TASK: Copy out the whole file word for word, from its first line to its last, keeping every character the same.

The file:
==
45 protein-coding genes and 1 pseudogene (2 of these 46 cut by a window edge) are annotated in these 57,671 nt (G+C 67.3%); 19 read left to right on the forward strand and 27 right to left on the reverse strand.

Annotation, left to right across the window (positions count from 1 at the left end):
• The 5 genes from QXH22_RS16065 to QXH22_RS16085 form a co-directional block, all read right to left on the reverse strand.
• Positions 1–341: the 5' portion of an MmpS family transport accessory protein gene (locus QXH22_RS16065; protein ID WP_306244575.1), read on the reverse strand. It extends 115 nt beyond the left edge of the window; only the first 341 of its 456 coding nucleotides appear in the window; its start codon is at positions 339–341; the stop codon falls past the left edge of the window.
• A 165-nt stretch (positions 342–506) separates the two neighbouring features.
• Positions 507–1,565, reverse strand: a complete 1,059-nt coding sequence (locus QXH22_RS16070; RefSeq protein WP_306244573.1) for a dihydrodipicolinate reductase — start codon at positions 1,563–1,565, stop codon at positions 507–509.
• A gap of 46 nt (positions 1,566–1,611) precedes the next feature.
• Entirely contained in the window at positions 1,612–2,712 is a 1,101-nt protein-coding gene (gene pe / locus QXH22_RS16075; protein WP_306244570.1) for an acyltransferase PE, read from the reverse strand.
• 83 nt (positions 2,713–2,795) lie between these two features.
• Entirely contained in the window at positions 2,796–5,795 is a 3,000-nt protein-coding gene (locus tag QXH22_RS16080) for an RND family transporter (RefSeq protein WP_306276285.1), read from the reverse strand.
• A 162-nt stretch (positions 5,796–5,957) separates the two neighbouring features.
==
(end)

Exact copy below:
45 protein-coding genes and 1 pseudogene (2 of these 46 cut by a window edge) are annotated in these 57,671 nt (G+C 67.3%); 19 read left to right on the forward strand and 27 right to left on the reverse strand.

Annotation, left to right across the window (positions count from 1 at the left end):
• The 5 genes from QXH22_RS16065 to QXH22_RS16085 form a co-directional block, all read right to left on the reverse strand.
• Positions 1–341: the 5' portion of an MmpS family transport accessory protein gene (locus QXH22_RS16065; protein ID WP_306244575.1), read on the reverse strand. It extends 115 nt beyond the left edge of the window; only the first 341 of its 456 coding nucleotides appear in the window; its start codon is at positions 339–341; the stop codon falls past the left edge of the window.
• A 165-nt stretch (positions 342–506) separates the two neighbouring features.
• Positions 507–1,565, reverse strand: a complete 1,059-nt coding sequence (locus QXH22_RS16070; RefSeq protein WP_306244573.1) for a dihydrodipicolinate reductase — start codon at positions 1,563–1,565, stop codon at positions 507–509.
• A gap of 46 nt (positions 1,566–1,611) precedes the next feature.
• Entirely contained in the window at positions 1,612–2,712 is a 1,101-nt protein-coding gene (gene pe / locus QXH22_RS16075; protein WP_306244570.1) for an acyltransferase PE, read from the reverse strand.
• 83 nt (positions 2,713–2,795) lie between these two features.
• Entirely contained in the window at positions 2,796–5,795 is a 3,000-nt protein-coding gene (locus tag QXH22_RS16080) for an RND family transporter (RefSeq protein WP_306276285.1), read from the reverse strand.
• A 162-nt stretch (positions 5,796–5,957) separates the two neighbouring features.